Finding a laptop for cyber-granny was not all that hard. My fiancée's dad had an old Compaq laptop lying around that was no longer in active duty. With an 800 Mhz Processor and 256 meg of ram it had been set out to pasture because of a defective PCMCIA slot on the motherboard. Apparently, force feeding a PCMCIA card upside down into its slot does not bode well for the laptop. So it no longer had wireless capability and since the family had bought a new laptop ... it was just laying around. One discarded laptop, one grandma in need .. Cheque please!
Step Three: Somebody get me a penguin
With our laptop secured under our arm it was time to browse through some available operating systems to help “La mama” out. The needs to be met were:
- Be simple to use.
- Be safe from malware, viruses, and user-boo-boos.
- Offer enough free software to avoid having to take out a loan to get started. This kind of ruled out Windows XP Pro right off the bat. Several Linux distributions offered themselves up but Ubuntu took the cake.
So it was time to let loose the beast. Downloading a standard ISO image from the 5.10 version was about 20 minutes' work and the whole installation process took about an hour. The simple installation only bothered us with the country settings, keyboard layout and a user name. No problem there. We let it have the entire hard disk at its disposal so we did not have some boot loader clogging up the startup process. The idea here was "easy as firing up a toaster."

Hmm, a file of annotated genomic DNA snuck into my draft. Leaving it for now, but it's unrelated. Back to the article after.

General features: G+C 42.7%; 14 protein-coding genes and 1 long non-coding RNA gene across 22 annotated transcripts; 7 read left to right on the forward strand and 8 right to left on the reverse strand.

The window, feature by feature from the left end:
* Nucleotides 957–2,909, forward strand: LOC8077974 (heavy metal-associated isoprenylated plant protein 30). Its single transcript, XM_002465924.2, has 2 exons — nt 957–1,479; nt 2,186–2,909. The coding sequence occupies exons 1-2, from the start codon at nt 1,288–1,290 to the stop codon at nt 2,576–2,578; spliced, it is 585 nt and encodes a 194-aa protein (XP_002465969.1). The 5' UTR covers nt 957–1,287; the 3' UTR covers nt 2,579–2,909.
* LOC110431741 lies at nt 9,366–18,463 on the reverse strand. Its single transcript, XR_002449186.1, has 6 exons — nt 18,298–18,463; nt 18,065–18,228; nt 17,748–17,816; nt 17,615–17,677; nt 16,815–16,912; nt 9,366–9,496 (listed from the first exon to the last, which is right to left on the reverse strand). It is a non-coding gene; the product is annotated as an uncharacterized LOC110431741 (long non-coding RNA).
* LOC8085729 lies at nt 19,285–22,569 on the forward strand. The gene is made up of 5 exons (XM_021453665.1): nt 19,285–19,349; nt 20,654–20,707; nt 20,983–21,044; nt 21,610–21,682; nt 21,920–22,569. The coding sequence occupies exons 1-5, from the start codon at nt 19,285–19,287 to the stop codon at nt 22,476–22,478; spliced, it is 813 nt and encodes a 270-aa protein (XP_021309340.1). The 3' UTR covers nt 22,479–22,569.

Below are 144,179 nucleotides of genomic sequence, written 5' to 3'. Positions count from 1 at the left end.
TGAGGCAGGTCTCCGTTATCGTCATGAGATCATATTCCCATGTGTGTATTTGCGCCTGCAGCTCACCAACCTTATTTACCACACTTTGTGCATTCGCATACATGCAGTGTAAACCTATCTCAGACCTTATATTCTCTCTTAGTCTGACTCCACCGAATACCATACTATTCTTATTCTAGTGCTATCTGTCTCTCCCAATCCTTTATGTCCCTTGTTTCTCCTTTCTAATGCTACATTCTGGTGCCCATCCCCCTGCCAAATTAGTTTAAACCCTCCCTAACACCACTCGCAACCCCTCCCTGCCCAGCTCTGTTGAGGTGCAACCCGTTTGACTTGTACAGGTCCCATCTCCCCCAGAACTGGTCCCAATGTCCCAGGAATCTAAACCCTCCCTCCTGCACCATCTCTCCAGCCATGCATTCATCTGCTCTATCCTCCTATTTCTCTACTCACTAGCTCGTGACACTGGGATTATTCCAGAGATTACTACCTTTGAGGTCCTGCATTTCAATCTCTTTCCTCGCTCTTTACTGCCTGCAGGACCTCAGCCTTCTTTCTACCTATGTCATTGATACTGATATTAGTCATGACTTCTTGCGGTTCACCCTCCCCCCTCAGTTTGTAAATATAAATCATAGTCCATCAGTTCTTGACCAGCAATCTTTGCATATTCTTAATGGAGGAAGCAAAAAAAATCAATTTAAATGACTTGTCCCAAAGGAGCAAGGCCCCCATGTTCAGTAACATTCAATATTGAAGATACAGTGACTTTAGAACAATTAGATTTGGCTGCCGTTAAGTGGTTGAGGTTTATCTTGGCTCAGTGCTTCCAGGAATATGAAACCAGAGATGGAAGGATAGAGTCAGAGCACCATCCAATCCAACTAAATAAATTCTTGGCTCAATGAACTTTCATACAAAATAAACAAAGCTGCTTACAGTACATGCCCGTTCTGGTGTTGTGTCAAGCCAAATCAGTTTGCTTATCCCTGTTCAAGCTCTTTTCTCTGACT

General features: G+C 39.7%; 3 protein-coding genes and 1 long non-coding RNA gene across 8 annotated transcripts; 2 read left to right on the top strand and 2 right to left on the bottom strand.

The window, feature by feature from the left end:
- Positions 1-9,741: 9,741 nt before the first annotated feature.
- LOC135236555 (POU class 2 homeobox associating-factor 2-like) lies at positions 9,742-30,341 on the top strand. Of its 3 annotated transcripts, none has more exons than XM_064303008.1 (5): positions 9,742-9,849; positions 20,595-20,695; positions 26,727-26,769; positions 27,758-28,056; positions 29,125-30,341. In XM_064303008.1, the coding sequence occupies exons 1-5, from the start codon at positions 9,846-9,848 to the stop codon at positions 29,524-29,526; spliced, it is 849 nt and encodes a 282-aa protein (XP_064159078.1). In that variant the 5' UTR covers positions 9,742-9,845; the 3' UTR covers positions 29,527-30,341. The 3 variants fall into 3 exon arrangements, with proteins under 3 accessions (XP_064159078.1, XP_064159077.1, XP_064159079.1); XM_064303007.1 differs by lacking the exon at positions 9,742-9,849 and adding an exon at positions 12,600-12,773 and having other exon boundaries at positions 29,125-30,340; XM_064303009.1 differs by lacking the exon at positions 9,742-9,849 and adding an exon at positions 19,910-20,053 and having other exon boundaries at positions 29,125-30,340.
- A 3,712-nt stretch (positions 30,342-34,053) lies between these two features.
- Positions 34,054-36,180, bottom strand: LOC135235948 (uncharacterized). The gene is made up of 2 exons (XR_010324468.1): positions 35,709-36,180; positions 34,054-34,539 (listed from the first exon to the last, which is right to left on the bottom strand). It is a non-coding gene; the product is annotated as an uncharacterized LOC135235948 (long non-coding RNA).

When the bongos rumbled to announce the first successful bootup we went straight to the Synaptic Package Manager and started adding games to our installation. Ubuntu comes with some games in the standard configuration, but when you look in the package manager, it's like uncovering the lost island of Arcadia. Some games are action based, a lot of them are brain-breakers; ideal for our test subject. We loaded the distro up with some 100 games and that was that.
Now what do you do when you've beat Tetris for the 500th time and can't see another polygon for the rest of the evening? You watch a movie right? Unfortunately most Linux distributions come without support for playing mpeg2 (DVD) and mp3 support. With the latest Ubuntu we can easily install all the video playing goodies you could ever want. Just open a media file and Ubuntu 7.04 will ask you if you want to install the goodies.
Step Four: Sense some simplicity
Now. it's no good to have a complicated system for our super granny, is it? Time to simplify the whole deal.
Step one: Automatic Login. In the settings menu you can choose the AUTOLOGIN feature. This makes sure our little laptop boots up straight into the user's desktop. No login/password combinations but hey... it's not like she's typing up memos for the Pentagon.